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General. To operate effectively near the enemy, the soldier must be able to conceal himself while halted and moving. If he is able to move, observe and fire without being discovered, not only has he an excellent chance of avoiding being hit, but will be the equal of many of the enemy who lack this ability. Ordinarily individuals who make up the various formations on the battlefield are relatively widely separated, permitting individual initiative in the use of cover and concealment and selection of firing positions. The better trained the individuals, the more widely separated they may be in formation, thus reducing the number of casualties and increasing the effectiveness of the unit. Even expert shots are prone at times to become excited and shoot too wildly when under fire. So shooting from a concealed position is far more effective than from one exposed to fire. The effective use of concealment is of extreme value not only to the soldier but to his unit as well.

Concealment by Day. Following are a few simple rules generally applicable when halted close to the enemy: When not observing, keep as close to the ground as possible. Remain motionless until movement is necessary. Whenever possible observe from the prone position. Keep off the saline. Avoid isolated and conspicuous bushes which attract the enemy's fire.

Movements by Day. a. The soldier close to the enemy always moves as though he were being observed.
b. When he must move individually from one position to another, he first studies the ground between his halted location and the desired destination He looks for a covered route, one concealed by ditches, ravines or woods, and determines which route should be used. He next looks for any open spaces which must be crossed and tries to find any intermediate cover, such as folds in the ground, which will afford him temporary concealment. He determines his route, at least to the next point of concealment before leaving his halted position.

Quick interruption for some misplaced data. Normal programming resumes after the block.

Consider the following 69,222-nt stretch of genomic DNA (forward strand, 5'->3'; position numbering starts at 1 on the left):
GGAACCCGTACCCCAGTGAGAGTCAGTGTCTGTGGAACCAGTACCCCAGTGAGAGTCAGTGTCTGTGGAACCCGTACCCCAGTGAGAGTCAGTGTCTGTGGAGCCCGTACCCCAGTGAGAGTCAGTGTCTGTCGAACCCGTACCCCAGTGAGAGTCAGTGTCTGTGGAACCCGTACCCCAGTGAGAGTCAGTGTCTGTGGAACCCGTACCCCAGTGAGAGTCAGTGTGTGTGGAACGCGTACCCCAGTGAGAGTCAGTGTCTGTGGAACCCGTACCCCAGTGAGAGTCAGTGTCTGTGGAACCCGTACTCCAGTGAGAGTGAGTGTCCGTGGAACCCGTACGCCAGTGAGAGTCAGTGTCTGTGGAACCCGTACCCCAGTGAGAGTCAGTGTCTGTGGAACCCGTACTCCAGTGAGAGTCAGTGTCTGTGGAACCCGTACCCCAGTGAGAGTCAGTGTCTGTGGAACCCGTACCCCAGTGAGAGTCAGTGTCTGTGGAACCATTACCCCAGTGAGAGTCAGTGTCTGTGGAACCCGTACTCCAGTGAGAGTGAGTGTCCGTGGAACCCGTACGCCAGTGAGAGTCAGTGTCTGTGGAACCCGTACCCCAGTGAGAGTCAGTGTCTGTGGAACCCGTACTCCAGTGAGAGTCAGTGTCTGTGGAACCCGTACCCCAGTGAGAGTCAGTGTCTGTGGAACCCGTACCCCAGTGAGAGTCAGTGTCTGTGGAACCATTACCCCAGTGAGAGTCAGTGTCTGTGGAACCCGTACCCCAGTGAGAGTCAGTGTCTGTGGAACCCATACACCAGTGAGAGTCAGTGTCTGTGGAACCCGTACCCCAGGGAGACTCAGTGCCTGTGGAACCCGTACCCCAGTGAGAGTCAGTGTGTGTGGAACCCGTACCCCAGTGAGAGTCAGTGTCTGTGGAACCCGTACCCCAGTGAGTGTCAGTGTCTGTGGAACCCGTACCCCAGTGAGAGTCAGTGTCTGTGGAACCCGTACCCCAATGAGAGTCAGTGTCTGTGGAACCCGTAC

c. In moving by covered routes, he advances with caution, with his weapons ready for use. In crossing open ground, he bounds rapidly from cover to cover, throwing himself prone upon reaching each intermediate concealed point.

d. The methods of movement are simple and few. They should be second nature to the infantryman.
(1) Prone position. The body is flat, the side of the face on the ground, the legs extended and apart with heels down (turned m) The arms are flat on the ground. The rifle is usually grasped in the right hand.

(2) To advance by running.

(3) To drop to prone position.

(4) Creeping.
(5) Crawling.

Related Page:

See Cover & Movement which covers "drop to prone", creeping and crawling from the Basic Training Handbook 1945


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